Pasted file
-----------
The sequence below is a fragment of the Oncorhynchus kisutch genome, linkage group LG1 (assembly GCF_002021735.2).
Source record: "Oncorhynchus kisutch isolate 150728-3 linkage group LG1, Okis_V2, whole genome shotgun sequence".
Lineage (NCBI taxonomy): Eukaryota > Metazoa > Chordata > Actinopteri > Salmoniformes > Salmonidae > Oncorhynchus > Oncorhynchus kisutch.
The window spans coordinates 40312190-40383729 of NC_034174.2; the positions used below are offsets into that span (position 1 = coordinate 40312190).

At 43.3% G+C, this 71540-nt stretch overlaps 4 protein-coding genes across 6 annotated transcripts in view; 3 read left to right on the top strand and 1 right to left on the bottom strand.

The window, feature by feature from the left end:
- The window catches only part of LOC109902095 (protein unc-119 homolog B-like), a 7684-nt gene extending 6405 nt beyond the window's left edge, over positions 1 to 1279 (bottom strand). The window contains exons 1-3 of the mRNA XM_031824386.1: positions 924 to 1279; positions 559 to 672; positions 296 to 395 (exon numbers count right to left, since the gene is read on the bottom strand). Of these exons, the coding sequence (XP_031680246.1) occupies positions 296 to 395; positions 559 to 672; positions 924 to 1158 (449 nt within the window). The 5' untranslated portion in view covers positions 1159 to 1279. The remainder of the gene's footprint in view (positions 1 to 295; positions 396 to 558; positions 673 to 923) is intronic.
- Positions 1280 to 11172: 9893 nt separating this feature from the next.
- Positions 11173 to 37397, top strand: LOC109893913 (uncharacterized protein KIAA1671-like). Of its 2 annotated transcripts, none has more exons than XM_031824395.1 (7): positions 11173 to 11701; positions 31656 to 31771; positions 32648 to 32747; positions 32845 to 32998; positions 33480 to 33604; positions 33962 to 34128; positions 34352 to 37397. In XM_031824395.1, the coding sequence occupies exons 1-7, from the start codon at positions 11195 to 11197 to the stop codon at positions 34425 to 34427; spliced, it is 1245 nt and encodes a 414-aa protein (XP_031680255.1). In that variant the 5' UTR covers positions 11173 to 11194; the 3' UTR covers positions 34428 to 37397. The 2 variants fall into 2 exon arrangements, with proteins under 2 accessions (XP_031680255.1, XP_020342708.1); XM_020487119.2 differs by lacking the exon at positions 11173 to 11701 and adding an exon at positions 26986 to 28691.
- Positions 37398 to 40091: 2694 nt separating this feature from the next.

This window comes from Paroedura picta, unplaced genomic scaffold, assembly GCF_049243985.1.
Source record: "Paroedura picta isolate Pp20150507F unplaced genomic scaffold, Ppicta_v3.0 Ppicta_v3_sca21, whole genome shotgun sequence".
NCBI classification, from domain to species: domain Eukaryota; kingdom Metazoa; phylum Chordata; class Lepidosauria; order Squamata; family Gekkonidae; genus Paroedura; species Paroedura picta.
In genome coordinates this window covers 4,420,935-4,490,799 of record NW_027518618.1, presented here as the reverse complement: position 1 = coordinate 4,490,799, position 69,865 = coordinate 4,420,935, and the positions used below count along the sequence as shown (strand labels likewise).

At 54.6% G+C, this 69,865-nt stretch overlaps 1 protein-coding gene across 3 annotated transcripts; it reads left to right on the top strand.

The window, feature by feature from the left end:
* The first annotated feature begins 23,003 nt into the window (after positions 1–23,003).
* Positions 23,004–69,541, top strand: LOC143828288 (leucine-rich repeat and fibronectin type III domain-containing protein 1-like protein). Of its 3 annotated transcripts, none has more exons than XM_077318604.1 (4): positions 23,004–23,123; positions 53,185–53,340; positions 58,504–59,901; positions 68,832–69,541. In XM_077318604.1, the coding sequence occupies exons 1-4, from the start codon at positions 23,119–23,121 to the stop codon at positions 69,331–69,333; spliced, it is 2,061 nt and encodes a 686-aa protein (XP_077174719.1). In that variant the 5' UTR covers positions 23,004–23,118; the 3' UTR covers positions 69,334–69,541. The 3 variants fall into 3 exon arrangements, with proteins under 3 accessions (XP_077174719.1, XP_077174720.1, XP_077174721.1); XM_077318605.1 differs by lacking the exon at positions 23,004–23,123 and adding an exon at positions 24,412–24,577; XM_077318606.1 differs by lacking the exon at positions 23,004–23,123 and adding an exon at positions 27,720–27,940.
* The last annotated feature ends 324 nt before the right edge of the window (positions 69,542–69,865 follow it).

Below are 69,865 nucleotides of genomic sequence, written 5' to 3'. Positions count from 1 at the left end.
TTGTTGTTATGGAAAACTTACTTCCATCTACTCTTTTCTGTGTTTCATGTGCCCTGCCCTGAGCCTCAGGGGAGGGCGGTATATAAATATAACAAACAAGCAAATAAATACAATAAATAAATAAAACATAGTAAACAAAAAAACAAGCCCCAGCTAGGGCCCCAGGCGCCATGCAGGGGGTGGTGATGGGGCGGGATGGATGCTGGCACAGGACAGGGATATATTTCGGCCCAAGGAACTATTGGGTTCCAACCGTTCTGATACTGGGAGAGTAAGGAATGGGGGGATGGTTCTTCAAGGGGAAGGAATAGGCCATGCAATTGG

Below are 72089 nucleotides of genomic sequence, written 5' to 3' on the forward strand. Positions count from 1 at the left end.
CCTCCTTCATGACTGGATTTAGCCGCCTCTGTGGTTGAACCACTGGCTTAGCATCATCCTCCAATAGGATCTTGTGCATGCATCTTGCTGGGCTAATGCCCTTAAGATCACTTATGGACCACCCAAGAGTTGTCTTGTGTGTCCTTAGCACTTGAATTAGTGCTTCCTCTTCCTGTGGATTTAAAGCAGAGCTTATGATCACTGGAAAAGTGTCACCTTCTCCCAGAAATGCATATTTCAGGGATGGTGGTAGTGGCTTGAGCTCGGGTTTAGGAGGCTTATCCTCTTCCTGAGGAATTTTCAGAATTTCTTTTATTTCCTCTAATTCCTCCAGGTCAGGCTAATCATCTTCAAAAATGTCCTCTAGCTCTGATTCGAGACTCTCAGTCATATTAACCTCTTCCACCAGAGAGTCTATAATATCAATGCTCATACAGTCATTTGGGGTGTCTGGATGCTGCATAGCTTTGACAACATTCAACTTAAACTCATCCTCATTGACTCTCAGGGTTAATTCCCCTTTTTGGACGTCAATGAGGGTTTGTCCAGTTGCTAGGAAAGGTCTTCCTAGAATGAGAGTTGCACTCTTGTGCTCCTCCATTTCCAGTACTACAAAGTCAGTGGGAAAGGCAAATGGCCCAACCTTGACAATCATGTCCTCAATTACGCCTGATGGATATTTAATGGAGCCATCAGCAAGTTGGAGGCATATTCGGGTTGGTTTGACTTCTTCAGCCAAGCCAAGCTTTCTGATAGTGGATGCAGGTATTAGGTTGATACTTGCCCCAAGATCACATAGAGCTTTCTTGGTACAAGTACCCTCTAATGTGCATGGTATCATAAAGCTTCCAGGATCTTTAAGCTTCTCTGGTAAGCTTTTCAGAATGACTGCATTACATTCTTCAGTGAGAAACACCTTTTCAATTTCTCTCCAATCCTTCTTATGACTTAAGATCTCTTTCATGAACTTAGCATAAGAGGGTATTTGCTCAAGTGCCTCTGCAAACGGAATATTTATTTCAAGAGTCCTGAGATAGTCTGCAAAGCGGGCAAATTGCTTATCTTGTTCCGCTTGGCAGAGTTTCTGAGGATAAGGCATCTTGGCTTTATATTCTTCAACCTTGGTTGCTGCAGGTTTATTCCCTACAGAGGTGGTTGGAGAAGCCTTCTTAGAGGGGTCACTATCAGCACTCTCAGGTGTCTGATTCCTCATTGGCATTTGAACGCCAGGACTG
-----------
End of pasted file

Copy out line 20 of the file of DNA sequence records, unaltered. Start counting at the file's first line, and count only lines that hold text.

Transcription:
Below are 69,865 nucleotides of genomic sequence, written 5' to 3'. Positions count from 1 at the left end.